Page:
Finally, having looked at subsets of the data without ever needing to run a regression, let me get what I know to be the best k-variables regressions. Backward selection picks out the best 4-, 3-, and 2-variable regressions…

The two approaches agree on the best 3- and 4-variable regressions. (Yes, there’s only one 4-variable regression, so they can’t very well disagree on it.)

Here are the RSquareds from the VIFs for the 4-variable regression…

We see that all four variables are related. Furthermore, those numbers are exactly the same as for the raw data, and for the standardized data. As I said, the strength of these relationships is not affected by centering or standardizing the data (although the numerical coefficients in the equations are affected).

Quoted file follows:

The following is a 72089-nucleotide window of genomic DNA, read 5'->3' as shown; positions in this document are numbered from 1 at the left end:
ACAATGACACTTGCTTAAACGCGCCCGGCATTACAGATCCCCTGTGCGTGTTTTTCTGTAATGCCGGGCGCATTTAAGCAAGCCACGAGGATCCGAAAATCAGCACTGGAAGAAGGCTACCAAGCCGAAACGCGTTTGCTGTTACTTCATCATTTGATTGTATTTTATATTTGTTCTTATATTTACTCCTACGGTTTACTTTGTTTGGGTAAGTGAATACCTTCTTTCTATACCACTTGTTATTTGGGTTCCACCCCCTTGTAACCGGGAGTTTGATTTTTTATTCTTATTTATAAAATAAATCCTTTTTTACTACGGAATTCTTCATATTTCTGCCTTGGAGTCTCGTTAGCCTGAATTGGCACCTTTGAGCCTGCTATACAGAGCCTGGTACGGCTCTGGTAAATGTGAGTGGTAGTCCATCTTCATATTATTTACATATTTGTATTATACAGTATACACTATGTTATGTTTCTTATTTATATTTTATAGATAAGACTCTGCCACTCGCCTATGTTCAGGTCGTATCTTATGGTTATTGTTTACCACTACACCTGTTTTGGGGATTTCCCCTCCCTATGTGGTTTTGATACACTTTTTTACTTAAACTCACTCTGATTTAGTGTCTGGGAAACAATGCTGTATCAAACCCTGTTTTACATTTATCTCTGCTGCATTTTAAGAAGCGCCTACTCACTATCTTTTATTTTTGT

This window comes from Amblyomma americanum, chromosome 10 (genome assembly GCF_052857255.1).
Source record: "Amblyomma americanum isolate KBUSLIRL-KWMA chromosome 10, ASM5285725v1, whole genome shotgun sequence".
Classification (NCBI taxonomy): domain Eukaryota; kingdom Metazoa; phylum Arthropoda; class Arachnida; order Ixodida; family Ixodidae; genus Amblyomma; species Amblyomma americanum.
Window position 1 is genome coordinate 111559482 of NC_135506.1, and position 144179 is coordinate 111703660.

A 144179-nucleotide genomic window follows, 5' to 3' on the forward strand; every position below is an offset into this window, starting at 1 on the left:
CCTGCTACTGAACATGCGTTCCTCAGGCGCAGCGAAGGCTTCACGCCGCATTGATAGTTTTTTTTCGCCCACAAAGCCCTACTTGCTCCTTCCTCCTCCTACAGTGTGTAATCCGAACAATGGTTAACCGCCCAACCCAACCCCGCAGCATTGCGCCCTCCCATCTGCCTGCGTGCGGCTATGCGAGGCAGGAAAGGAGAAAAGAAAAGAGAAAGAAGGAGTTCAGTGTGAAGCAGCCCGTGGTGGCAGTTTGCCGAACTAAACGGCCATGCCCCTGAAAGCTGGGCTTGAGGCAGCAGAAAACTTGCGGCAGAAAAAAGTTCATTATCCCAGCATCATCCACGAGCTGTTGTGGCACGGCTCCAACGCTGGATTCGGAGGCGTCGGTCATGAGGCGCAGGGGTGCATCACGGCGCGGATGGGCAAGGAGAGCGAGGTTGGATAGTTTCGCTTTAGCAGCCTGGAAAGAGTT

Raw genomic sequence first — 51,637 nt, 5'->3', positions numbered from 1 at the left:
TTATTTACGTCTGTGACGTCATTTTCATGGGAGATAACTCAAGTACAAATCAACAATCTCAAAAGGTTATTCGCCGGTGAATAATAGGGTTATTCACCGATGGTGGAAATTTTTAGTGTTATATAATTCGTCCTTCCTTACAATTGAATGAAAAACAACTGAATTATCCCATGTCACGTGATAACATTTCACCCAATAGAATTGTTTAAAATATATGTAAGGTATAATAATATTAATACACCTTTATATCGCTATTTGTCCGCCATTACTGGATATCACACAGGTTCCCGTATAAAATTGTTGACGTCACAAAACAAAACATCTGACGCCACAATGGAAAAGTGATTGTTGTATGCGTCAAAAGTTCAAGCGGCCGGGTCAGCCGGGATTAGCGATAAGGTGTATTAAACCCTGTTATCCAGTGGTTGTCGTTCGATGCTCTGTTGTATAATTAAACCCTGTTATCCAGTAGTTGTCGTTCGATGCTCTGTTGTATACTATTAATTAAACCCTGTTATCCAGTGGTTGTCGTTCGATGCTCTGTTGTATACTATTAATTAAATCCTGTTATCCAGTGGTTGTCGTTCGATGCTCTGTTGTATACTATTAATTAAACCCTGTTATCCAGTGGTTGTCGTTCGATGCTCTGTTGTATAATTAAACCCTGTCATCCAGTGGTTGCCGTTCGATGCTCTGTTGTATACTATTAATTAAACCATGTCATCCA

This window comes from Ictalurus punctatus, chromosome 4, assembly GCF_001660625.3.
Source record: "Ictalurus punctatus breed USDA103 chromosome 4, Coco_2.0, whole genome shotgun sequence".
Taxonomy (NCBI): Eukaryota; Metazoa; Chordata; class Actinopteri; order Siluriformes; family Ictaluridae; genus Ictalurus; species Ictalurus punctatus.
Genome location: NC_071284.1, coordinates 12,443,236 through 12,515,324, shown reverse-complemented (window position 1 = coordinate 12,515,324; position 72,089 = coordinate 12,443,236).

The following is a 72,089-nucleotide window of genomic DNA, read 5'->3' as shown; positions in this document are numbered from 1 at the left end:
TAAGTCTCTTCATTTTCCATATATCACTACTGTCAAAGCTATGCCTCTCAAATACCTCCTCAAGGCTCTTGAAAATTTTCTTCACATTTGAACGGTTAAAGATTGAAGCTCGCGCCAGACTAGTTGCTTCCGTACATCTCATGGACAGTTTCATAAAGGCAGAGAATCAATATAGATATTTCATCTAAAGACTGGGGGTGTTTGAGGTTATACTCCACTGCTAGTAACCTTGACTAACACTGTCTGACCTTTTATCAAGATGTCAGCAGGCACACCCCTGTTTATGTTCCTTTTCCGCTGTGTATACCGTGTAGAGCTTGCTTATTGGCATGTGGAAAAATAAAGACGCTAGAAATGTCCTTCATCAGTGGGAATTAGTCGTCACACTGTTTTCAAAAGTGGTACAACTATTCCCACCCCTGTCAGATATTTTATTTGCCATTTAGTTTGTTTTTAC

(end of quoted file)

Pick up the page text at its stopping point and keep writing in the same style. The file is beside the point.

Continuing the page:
Here are the RSquareds from the VIFs for the best 3-variable regression:

We know that this is X2 and X4, but let’s see it. The order of the variables is as shown…

… so the second and third VIF R^2 pertain to X2 and X4; it’s X1 that has a low R^2 as a function of X2 and X4.

But what about X1 and X3? Well, that’s why I looked at it back when I had subsets of two variables. Among the best regressions, there isn’t one that includes both X1 and X3 – except for the 4-variable regression, which overlooks {X1, X3} in the face of the stronger relationship between all four variables.

That’s the weakness of the VIFs – we need to have a regression in hand; and I find it easier to just look at subsets directly, rather than construct an exhaustive collection of regressions.

Need a summary? Go back and reread the introduction.

And breathe a sigh of relief. I think I’m done with multicollinearity of the Hald data.